Métro, Boulot, Dodo

Out for lunch

Hello all! I’m approaching the bitter end of my WIP and need all my time and energy to focus on finishing the damned thing. To that end, I will be taking a brief hiatus. I’ll be back next week, refreshed and ready to astound you all with new and excessively witty blog posts.

What we gonna write? Courtesy of marriedtothesea.com

What we gonna write?
Courtesy of marriedtothesea.com


Dream Caused by the Flight of a Bee Around a Pomegranate a Second Before Awakening

Dream Caused by the Flight of a Bee Around a
Pomegranate a Second Before Awakening

Dreams are one of life’s great mysteries. Freud saw them as the key to unlocking the unconscious mind and revealing the true desires of the Id. Psychics and mystics believe dreams can tell the future or reveal important truths about one’s life, and that lucid dreaming can be a gateway to astral projection. Creators of all types see dreams as tools for enriching the art or science they seek to create. Richard Feynman famously experimented with lucid dreaming to enable more creative problem solving; Salvador Dali used dream incubation techniques to inspire new works straight from his unconscious; Christopher Nolan’s personal dreamscape directly influenced his blockbuster film Inception.

Stephen King writes,

I’ve always used dreams the way you’d use mirrors to look at something you couldn’t see head-on, the way that you use a mirror to look at your hair in the back. To me that’s what dreams are supposed to do. I think that dreams are a way that people’s minds illustrate the nature of their problems. Or maybe even illustrate the answers to their problems in symbolic language.

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Fire in the Hole!

I don’t usually like to write from prompts, but for some reason I’m having trouble coming up with a theme for today’s post. I could talk about how my husband sleep-talks like a robot (I know) and how I dreamed about taking a writing workshop with Neil Gaiman (and it was awesome) but all together that takes up like…yeah, one paragraph.

So, I toddled over to WordPress’ Daily Prompt section to see if they could offer me any brilliant ideas. Happily, I came across this little nugget:

Your home is on fire. Grab five items (assume all people and animals are safe). What did you grab?

*sad face*

*sad face*

On first glance this prompt seems quite banal. Saving five items from a burning house, yawn. But the more I thought about it, the more I liked it, and here’s why. Asking someone which five items they would rescue from their burning home is really just a roundabout way of asking someone, “What’s important to you, really?” People and pets are a given, and the question isn’t asking about them. It’s asking, “When you pare down your life to the barest of essentials, what really matters?”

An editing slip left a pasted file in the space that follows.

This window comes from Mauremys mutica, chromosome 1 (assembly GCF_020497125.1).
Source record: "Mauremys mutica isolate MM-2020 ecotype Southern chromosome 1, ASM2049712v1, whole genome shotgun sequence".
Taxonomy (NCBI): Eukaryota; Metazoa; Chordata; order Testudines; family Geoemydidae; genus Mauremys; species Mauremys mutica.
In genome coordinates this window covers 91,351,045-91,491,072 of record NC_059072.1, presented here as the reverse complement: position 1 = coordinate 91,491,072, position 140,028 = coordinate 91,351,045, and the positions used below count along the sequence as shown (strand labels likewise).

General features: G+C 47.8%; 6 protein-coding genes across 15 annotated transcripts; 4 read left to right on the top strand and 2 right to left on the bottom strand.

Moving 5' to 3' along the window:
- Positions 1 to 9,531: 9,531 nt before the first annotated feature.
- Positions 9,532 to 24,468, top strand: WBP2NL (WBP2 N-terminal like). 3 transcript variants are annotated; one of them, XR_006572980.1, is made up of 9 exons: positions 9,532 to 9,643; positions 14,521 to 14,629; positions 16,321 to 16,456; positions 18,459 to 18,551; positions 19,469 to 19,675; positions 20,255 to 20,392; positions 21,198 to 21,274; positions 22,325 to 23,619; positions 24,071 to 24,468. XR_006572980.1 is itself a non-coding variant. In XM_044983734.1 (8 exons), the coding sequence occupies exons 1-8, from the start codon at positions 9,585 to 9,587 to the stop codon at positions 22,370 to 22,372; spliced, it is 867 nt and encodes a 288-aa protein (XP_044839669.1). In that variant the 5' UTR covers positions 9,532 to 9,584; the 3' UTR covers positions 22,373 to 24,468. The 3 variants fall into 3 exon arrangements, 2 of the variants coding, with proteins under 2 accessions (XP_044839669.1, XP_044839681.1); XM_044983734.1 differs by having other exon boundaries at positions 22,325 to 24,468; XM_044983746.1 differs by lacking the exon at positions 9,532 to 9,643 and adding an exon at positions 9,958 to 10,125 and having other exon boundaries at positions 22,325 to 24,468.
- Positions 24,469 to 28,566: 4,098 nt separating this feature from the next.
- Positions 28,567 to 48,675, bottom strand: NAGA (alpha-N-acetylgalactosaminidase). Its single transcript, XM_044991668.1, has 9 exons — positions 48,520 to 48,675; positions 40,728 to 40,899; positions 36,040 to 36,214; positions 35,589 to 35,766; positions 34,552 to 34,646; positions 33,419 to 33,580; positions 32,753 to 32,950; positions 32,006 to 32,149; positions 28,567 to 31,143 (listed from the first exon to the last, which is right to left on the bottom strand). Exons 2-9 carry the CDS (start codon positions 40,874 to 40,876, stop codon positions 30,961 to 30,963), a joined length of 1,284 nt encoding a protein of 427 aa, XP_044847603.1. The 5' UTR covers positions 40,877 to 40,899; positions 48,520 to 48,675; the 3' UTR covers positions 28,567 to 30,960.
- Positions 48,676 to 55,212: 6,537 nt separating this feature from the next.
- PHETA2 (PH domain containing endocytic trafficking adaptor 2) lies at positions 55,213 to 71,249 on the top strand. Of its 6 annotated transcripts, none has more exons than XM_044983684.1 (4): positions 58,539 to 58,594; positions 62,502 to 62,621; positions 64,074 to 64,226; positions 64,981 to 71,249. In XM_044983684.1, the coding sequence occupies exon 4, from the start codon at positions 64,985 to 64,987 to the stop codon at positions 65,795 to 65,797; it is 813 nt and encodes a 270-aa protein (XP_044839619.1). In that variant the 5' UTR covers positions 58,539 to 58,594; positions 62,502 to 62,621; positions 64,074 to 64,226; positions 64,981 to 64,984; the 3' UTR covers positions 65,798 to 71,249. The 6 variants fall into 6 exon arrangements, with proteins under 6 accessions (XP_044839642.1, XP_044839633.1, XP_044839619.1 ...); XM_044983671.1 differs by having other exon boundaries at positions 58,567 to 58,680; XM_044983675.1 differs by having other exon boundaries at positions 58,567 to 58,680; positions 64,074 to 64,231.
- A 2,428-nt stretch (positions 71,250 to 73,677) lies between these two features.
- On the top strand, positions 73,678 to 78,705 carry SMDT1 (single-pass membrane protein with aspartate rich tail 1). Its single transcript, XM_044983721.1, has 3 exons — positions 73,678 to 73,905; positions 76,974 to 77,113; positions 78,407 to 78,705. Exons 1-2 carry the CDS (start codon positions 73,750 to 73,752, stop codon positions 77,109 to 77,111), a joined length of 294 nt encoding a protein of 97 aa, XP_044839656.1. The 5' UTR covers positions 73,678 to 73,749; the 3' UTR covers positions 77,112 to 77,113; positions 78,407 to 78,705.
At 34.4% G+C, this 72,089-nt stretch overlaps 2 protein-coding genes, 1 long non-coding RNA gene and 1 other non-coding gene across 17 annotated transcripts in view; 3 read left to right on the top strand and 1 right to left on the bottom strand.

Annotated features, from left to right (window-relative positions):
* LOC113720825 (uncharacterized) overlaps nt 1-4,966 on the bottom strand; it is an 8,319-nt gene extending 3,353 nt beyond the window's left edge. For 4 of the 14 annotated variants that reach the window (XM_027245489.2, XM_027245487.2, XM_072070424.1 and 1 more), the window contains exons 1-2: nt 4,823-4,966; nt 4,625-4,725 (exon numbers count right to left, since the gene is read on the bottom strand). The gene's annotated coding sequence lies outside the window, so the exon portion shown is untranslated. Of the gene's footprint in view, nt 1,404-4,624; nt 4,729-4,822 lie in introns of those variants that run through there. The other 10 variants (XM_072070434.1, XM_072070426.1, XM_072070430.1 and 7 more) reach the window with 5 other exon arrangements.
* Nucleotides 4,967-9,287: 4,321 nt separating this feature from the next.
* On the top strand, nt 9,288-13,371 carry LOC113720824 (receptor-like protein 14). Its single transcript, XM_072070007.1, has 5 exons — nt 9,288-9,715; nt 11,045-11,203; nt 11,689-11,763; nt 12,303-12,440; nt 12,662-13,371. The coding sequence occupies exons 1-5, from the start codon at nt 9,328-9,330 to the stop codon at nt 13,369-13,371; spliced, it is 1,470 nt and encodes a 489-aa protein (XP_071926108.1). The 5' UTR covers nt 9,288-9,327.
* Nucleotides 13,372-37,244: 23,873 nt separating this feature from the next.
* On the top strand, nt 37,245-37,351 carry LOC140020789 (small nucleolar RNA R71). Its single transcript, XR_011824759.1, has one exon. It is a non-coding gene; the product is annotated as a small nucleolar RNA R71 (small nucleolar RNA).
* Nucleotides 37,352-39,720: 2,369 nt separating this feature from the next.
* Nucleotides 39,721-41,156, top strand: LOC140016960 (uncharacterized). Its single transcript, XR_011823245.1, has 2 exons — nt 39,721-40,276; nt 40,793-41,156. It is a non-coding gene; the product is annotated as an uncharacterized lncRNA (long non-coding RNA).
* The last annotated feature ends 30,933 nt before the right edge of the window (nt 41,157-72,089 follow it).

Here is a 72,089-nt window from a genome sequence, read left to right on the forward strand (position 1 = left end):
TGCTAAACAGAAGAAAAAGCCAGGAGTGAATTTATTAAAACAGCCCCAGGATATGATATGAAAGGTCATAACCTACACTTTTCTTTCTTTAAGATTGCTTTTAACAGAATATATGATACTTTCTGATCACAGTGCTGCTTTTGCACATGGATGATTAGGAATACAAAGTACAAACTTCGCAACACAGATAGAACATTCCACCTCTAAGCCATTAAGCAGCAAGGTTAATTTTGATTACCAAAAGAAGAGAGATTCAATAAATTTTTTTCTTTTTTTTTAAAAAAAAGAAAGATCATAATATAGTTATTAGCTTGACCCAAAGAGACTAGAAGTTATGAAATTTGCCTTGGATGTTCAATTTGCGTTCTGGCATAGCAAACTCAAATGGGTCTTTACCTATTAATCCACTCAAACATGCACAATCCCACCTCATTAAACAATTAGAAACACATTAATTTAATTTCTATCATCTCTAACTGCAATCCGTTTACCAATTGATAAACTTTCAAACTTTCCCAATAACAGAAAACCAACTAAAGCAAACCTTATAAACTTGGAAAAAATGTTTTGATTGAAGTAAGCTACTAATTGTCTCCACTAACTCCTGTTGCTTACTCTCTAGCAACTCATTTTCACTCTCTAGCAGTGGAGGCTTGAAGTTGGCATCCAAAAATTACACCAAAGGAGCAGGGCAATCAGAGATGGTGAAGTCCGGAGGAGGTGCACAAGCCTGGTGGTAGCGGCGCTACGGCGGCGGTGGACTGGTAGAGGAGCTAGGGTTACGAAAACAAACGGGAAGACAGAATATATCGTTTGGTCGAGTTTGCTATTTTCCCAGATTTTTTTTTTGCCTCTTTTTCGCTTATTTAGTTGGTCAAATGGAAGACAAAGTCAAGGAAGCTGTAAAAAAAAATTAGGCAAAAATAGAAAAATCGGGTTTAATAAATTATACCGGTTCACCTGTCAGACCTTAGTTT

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25 Things I Learned before 25

Tomorrow is kind of a landmark: I’m going to be a whole quarter of a century old! So in lieu of my usual Friday book review, I thought I’d do something a little different.

I’ve been reflecting on what it means to grow older, and how I’ve changed and matured in the years that I’ve been a resident of Planet Earth. I thought I would share some of those insights with the internet in the hopes that they might amuse or delight.

So, with no further ado (and in no particular order), here are twenty-five things I learned in the twenty-five years that I’ve survived as a human being!

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The Procrastination Problem

Well said, cat, well said.

Well said, cat, well said.

Procrastination has always been a problem for me. In high school, homework was invariably completed the night before it was due. And as an IB student, I had a lot of homework. Suffice it to say, I pulled a lot of all-nighters as a teenager. I got a bit better in college, but not by much. I might start a term paper assigned at the beginning of the semester a week before it was due. And usually only if I was procrastinating on something else.

Now, as a writer, procrastination is something I struggle with on a daily basis. My chapters and stories and novels don’t have due dates, and there’s no professor or boss leaning over my shoulder and telling me to get a move on my work. There’s only me. Poor, distractible me.

Lots of writers–and other self-employed folks out there–have this problem. Hell, I’m sure even Shakespeare struggled with a bout or two of the procrasti-blues, and he didn’t even have Ye Olde Facebooke or Milord’s Bejeweled Plus to distract him. Laptops make it even harder, what with the constant barrage of readily available media and social networking working against us. So, I thought I’d share some of my tips and tricks to outwit procrastination.

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25 Things About Lyra

Greetings, lovelies! Be you a stranger or a friend, a gentleman caller or a lunching lady, an angel or a demon, I am overjoyed that you have paused upon my small and meager blog-thing.

While this blog will mostly be devoted to the pursuit of literary excellency, transmigratory phantasmagoria, and bookish wanderings, I thought I would make my first post a sort of introduction. Many of you will know me well, and others will not. In an effort to remedy the latter, I thought I would compile a list of various and sundry facts pertaining to my person. Peruse it as you will! I hope it will lend you insight into my character and whet your appetite for future ramblings.

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